I plan to have my buttons recessed into the side. I've built up a few toys (CNC router, laser) that I'll be using in the build. I plan to make the clock body with light baffles etc all from one piece of wood, with an acrylic (perspex) from and back cover.
<Sigh> CNC router & laser. I wish I had the time/money & space for such items.

I should note I haven't actually changed the daylight saving stuff (dates etc) just changed the naming to DST (terminology with use in Australia)
BST is the Brit terminology but most people here would probably understand DST.
I might seem like an idiot but remember it takes one to know one.
Forum user generally fall into three categories (the good, the bad & the a**hole) what category do you fit in?

Hi,
I am also planning to make a word clock, but I was wondering if it is possible to control a 10x11 display + 4 separate leds for the display of the minutes. I noticed that the max7219 controller only supports 8x8 displays. So there is no problem when making a 8x16 display, but when using a 10x11 display, I have to use parts of the second controller to control the bottom lines. Is this possible?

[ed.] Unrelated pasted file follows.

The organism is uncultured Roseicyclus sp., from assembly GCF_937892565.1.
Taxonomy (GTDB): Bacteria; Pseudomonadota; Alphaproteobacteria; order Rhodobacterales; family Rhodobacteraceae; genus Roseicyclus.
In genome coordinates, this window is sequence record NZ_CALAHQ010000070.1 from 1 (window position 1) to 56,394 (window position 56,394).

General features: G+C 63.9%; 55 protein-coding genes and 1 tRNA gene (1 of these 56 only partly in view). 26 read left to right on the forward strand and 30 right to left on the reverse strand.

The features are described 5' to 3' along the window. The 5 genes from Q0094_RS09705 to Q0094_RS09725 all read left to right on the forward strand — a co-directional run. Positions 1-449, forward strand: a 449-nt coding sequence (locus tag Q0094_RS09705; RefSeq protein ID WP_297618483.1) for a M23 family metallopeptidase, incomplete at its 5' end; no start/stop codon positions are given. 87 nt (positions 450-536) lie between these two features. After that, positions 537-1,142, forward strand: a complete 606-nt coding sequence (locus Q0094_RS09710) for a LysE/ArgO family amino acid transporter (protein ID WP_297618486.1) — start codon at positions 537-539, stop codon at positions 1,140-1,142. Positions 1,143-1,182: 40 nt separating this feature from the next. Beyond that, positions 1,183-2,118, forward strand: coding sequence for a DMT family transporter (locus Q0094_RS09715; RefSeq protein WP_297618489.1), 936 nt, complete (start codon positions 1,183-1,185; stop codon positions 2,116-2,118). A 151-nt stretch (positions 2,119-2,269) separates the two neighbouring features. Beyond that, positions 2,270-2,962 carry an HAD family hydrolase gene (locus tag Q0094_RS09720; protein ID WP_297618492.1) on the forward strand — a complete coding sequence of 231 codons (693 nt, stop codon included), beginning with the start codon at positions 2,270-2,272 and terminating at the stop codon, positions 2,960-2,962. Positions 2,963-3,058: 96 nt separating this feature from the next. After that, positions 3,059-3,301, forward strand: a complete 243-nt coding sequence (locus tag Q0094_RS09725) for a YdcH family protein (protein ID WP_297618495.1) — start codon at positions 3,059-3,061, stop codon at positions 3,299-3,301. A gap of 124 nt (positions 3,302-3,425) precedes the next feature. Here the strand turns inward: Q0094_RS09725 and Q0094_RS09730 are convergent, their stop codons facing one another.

Riva

Each MAX7219 can control 64 LED's with 8x8 display being the most common layout but you could arrange the LED's in any pattern you want as long as they are wired on the 8x8 matrix style needed by the MAX7219 chip. Where it would become more complicated is determining what LED is what when they are set out in a non 8x8 pattern. For a simple word clock this would be relatively easy as the LED's go on/off in set patterns but if you want to include scrolling text then it will become really complex.
I might seem like an idiot but remember it takes one to know one.
Forum user generally fall into three categories (the good, the bad & the a**hole) what category do you fit in?

Thanks for the answer.
Maybe I 'll try to reorder my text so I am able to use a different size matrix. Is there anyone who used a dutch layout?